Who teach that the teaching of the assurance of perseverance and of salvation is by its very nature and character an opiate of the flesh and is harmful to godliness, good morals, prayer, and other holy exercises, but that, on the contrary, to have doubt about this is praiseworthy.
For these people show that they do not know the effective operation of God’s grace and the work of the indwelling Holy Spirit, and they contradict the apostle John, who asserts the opposite in plain words: “Dear friends, now we are children of God, but what we will be has not yet been made known. But we know that when he is made known, we shall be like him, for we shall see him as he is. Everyone who has this hope in him purifies himself, just as he is pure” (1 John 3:2-3). Moreover, they are refuted by the examples of the saints in both the Old and the New Testament, who though assured of their perseverance and salvation yet were constant in prayer and other exercises of godliness.
Who teach that the faith of those who believe only temporarily does not differ from justifying and saving faith except in duration alone.
For Christ himself in Matthew 13:20ff. and Luke 8:13ff. clearly defines these further differences between temporary and true believers: he says that the former receive the seed on rocky ground, and the latter receive it in good ground, or a good heart; the former have no root, and the latter are firmly rooted; the former have no fruit, and the latter produce fruit in varying measure, with steadfastness, or perseverance.
Who teach that it is not absurd that people, after losing their former regeneration, should once again, indeed quite often, be reborn.
For by this teaching they deny the imperishable nature of God’s seed by which we are born again, contrary to the testimony of the apostle Peter: “Born again, not of perishable seed, but of imperishable” (1 Pet. 1:23).
Who teach that Christ nowhere prayed for an unfailing perseverance of believers in faith.
For they contradict Christ himself when he says: “I have prayed for you, Peter, that your faith may not fail” (Luke 22:32); and John the gospel writer when he testifies in John 17 that it was not only for the apostles, but also for all those who were to believe by their message that Christ prayed: “Holy Father, preserve them in your name” (v. 11); and “My prayer is not that you take them out of the world, but that you preserve them from the evil one” (v. 15).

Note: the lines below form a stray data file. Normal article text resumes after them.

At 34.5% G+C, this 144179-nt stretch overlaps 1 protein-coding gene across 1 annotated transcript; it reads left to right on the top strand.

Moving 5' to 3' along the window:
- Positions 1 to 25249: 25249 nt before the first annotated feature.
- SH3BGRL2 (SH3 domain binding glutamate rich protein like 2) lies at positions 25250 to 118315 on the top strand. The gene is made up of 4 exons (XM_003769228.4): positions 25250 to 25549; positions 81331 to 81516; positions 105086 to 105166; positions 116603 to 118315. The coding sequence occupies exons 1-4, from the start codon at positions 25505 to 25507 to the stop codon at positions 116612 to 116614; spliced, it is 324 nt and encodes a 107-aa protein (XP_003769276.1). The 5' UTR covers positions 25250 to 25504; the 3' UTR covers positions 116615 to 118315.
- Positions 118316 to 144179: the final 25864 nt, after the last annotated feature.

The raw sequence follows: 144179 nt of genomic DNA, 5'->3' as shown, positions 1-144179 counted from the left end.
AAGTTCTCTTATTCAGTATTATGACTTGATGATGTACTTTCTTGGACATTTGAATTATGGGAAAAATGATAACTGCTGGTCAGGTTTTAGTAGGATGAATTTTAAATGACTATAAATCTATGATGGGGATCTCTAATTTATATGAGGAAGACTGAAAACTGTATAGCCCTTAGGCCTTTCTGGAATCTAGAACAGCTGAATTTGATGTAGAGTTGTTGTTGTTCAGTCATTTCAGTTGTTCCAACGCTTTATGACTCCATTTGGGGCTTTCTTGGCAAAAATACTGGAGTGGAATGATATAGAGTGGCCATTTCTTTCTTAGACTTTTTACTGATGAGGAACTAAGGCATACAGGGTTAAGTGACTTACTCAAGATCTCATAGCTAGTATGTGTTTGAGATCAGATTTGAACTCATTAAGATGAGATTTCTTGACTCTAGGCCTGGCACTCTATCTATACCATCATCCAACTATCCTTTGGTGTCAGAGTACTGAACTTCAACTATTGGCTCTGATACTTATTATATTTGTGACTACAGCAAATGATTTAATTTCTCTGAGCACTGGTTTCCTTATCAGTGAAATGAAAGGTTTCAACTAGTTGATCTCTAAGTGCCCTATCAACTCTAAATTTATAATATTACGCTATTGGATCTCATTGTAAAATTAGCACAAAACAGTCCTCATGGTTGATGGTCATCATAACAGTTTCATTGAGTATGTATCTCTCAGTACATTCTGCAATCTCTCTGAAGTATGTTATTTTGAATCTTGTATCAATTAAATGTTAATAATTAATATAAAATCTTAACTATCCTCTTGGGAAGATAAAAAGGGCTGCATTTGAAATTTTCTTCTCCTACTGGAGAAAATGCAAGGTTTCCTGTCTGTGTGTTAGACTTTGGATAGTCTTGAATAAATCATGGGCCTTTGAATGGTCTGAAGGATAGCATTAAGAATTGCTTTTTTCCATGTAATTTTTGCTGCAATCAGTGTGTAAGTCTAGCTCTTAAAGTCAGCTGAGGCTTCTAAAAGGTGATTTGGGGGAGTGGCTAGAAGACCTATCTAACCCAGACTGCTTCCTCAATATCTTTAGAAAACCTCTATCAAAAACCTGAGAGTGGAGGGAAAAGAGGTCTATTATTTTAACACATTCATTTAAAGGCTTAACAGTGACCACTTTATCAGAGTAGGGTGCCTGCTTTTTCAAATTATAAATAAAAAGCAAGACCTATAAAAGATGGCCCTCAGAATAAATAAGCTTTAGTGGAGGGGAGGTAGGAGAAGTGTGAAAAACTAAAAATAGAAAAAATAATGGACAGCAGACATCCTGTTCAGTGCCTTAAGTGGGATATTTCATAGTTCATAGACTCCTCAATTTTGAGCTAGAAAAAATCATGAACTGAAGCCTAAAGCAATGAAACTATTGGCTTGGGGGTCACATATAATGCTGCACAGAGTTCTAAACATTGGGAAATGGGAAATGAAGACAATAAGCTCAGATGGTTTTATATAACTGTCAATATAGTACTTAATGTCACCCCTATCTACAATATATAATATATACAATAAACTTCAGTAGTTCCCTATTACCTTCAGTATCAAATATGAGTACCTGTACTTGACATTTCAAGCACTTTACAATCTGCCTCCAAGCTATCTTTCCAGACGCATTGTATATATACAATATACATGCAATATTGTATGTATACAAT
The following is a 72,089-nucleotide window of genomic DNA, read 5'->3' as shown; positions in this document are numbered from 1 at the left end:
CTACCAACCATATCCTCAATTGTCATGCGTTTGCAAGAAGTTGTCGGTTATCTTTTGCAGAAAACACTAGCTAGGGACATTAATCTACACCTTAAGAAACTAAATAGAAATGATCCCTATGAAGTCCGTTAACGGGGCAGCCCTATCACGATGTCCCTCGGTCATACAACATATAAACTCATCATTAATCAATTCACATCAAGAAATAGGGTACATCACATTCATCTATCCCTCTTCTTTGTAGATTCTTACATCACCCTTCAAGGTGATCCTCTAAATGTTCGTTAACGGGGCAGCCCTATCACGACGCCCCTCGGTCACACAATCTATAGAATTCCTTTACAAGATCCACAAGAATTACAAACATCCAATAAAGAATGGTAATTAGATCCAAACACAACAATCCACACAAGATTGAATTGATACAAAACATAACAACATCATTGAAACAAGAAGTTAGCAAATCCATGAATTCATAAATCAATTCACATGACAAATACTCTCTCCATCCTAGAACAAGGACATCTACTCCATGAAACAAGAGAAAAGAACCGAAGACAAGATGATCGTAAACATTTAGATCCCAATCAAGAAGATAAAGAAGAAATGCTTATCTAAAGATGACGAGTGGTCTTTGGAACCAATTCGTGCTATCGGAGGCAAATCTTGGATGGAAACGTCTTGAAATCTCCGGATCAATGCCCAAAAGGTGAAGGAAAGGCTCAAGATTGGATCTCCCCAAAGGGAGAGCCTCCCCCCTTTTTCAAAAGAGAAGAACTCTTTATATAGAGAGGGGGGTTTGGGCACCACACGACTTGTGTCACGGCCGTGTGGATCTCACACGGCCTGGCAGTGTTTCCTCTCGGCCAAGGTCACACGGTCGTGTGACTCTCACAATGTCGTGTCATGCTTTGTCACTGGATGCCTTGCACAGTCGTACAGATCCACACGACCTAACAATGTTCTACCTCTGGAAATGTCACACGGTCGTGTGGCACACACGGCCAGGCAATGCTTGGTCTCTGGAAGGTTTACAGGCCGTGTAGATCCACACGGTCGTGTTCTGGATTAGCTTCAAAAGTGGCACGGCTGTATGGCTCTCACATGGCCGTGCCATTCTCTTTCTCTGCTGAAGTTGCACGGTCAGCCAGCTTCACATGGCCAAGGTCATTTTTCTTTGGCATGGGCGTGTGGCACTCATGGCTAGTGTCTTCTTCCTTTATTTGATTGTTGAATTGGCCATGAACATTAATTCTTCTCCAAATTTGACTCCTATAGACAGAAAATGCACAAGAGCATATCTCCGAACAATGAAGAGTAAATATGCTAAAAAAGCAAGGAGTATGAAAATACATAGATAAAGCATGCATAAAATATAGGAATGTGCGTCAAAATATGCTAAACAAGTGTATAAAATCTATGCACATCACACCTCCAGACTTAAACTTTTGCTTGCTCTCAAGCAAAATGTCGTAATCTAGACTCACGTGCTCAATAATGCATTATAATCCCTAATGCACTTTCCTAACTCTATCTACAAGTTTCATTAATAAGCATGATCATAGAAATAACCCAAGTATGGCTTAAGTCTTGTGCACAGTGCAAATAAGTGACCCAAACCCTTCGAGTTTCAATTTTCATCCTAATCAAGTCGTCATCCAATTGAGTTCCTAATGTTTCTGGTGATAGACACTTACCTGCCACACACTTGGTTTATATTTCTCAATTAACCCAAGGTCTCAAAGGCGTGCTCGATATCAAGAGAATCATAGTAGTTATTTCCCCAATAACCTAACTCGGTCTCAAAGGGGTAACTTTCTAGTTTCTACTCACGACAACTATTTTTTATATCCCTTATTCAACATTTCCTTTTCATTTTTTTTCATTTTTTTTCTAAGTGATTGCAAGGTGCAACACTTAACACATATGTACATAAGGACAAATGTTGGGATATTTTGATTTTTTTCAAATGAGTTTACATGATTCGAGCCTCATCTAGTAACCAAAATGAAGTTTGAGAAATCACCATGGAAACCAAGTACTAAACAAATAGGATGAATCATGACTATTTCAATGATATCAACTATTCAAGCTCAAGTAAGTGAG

And so this is the clear, simple, and straightforward explanation of the orthodox teaching on the five articles in dispute in the Netherlands, as well as the rejection of the errors by which the Dutch churches have for some time been disturbed. This explanation and rejection the Synod declares to be derived from God’s Word and in agreement with the confessions of the Reformed churches. Hence it clearly appears that those of whom one could hardly expect it have shown no truth, equity, and charity at all in wishing to make the public believe:
Therefore this Synod of Dort in the name of the Lord pleads with all who devoutly call on the name of our Savior Jesus Christ to form their judgment about the faith of the Reformed churches, not on the basis of false accusations gathered from here or there, or even on the basis of the personal statements of a number of ancient and modern authorities—statements which are also often either quoted out of context or misquoted and twisted to convey a different meaning—but on the basis of the churches’ own official confessions and of the present explanation of the orthodox teaching which has been endorsed by the unanimous consent of the members of the whole Synod, one and all.
Moreover, the Synod earnestly warns the false accusers themselves to consider how heavy a judgment of God awaits those who give false testimony against so many churches and their confessions, trouble the consciences of the weak, and seek to prejudice the minds of many against the fellowship of true believers.
Finally, this Synod urges all fellow ministers in the gospel of Christ to deal with this teaching in a godly and reverent manner, in the academic institutions as well as in the churches; to do so, both in their speaking and writing, with a view to the glory of God’s name, holiness of life, and the comfort of anxious souls; to think and also speak with Scripture according to the analogy of faith; and, finally, to refrain from all those ways of speaking which go beyond the bounds set for us by the genuine sense of the Holy Scriptures and which could give impertinent sophists a just occasion to scoff at the teaching of the Reformed churches or even to bring false accusations against it.
May God’s Son Jesus Christ, who sits at the right hand of God and gives gifts to humanity, sanctify us in the truth, lead to the truth those who err, silence the mouths of those who lay false accusations against sound teaching, and equip faithful ministers of God’s Word with a spirit of wisdom and discretion, that all they say may be to the glory of God and the building up of their hearers. Amen.